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Mysteries of the rings

Cassini reveals strange phenomena in Saturn's rings.
September 19, 2005
During the Cassini spacecraft's first season of ring studies, the Saturn-circling observatory has yielded remarkable findings, from new structures to a rediscovery of the mercurial spokes the Voyager spacecraft spotted two decades earlier. Cassini imaging team member Joseph Spitale says, "We're seeing things that were theorized about but never seen. This stuff is right out of a textbook simulation."
Saturn spokes
These three images, taken over a span of 27 minutes, show a few faint, narrow spokes in the outer B ring. The spokes are about 2,200 miles (3,500 kilometers) long and about 60 miles (100 km) wide. The motion of the spokes here is from left to right. They are seen just prior to disappearing into the planet's shadow on the rings. Cassini's first sighting of spokes occurs on the unilluminated side of the rings, in the same region in which they were seen during the Voyager flybys. Although the most familiar Voyager images of spokes showed them on the sunlit side of the rings, spokes also were seen on the unilluminated side.
NASA / JPL / Space Science Institute
Spokes on Saturn
This sequence of images captured by the Voyager spacecraft shows dusky spokes on the sunlit side of Saturn's broad B ring in 1981.
NASA/JPL
The revelations paint a portrait of rings that's more dynamic and fluid than scientists thought. "The interesting part," says Spitale, "is that not long before we got into orbit around Saturn, simulations of large numbers of particles were becoming available, so people saw new dynamical effects in the models." These effects include the movement of ring boundaries, scalloped ring edges, and other phenomena that Cassini has now charted.

A quarter century ago, the Voyager spacecraft discovered streams of material within Saturn's rings that traveled around the planet like the spokes of a wheel (see animation at left). But when Cassini arrived at the ringed giant in 2004, the spokes were nowhere to be seen. Finally, Cassini spotted them on the rings' unilluminated side. The spokes are about 60 miles (100 kilometers) wide and span a radial length of up to 2,200 miles (3,500 km).

In another example of ring activity, the tenuous D ring has shifted locations since the Voyager flybys. The ring has migrated inward by roughly 125 miles (200 km). Another dynamic discovery lies in the tenuous G ring, which appears to have at least one ring segment. This arc of material is similar in structure to the ring arcs encircling Neptune.
Wavemaker moon
This Cassini image shows a new body, provisionally named S/2005 S1, orbiting within the Keeler gap in Saturn's rings.
NASA / JPL / Space Science Institute
Cassini has also imaged elegant waves spanning thousands of miles where small moons orbit close to ring boundaries. For example, scalloped edges bracket a small moon in the Keeler gap called S/2005 S1. From the size of the waves, scientists should be able to discern the mass of the tiny moon, which is roughly 4 miles (7 km) across.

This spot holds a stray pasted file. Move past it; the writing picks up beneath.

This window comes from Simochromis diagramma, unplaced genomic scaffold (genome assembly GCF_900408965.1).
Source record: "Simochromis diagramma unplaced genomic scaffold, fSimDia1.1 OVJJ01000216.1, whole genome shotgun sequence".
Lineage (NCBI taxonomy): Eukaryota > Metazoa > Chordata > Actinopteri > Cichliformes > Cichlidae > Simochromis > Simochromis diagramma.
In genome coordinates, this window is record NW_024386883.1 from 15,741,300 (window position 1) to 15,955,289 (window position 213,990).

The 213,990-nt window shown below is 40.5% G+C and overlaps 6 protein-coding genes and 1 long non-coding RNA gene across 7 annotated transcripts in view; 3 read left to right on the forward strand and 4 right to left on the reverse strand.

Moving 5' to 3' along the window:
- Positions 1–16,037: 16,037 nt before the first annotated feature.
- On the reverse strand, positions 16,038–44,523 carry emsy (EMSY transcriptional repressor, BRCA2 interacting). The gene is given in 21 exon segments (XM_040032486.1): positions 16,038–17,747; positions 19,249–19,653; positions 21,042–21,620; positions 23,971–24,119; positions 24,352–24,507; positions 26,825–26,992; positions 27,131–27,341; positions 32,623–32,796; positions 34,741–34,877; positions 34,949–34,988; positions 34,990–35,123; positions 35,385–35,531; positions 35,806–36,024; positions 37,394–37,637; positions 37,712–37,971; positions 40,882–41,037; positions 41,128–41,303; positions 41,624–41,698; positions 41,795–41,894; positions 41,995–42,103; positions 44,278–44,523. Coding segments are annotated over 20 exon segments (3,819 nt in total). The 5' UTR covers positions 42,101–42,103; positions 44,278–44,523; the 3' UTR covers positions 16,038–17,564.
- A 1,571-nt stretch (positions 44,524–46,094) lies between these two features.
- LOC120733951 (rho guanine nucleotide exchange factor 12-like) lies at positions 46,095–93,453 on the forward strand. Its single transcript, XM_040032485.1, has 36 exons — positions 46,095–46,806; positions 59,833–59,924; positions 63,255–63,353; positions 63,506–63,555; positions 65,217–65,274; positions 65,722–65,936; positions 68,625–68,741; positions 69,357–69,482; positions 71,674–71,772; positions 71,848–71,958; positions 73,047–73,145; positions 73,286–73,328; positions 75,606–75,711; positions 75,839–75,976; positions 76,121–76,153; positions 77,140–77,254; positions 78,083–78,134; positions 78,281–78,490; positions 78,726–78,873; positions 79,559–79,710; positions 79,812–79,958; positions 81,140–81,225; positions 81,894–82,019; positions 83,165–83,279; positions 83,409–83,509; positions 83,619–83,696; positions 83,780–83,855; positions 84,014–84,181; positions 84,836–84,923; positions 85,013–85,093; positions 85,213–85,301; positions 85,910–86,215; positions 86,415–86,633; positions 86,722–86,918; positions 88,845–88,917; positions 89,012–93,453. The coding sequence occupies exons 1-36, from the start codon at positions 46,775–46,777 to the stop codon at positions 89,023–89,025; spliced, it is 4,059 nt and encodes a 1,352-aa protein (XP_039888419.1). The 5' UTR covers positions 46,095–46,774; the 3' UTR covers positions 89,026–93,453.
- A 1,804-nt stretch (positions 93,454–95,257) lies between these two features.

The F ring continues to provide challenges for ring dynamicists. Cassini's sharp eye is untangling the ring's clumped nature, revealing a spiral ring just inside the main ring. This spiral defies explanation, although a hidden moon is the chief suspect. No such moons have been found in the F ring yet; instead, images have captured clumps of debris — perhaps harboring a moon just beyond the resolution of Cassini's imaging system — that seem to cross the ring. The disruptive object, provisionally dubbed S6, appears to plow through the F ring's core periodically.
Clumps in the F Ring
This Cassini image shows clumps seemingly embedded within Saturn's narrow, outermost F ring. The larger version, two images captured hours apart, shows these clumps as they revolve about the planet.
NASA / JPL / Space Science Institute
"How can you have a body crossing the ring without wrecking the whole thing?" Spitale asks. Cassini images are filled with small spots; some are real moons, and some are due to cosmic rays. It takes a series of observations to locate objects. The team has tracked at least 15 possible objects. "With all these sightings, it's easy to get coincidences that mean nothing. But now we have 3 or 4 that we're confident about."

Within these three or four moons may lie the answer to the F ring's twists and turns. But how does the ring interact with the elusive S6? Does the theorized satellite actually collide with the ring? Spitale and the Cassini team may know soon. "If our predictions are right, it will actually hit the ring in April."

The imaging team will be watching. But even if the moonlet shows up at its predicted location then, it is far too small to scatter as much material as the observations show. Says Spitale, "Even if it turns out to be S6, we still don't have the mechanism to explain it."
Michael Carroll is a science writer and astronomical artist, and author of nearly 20 children's science books. He lives with his family in Colorado.
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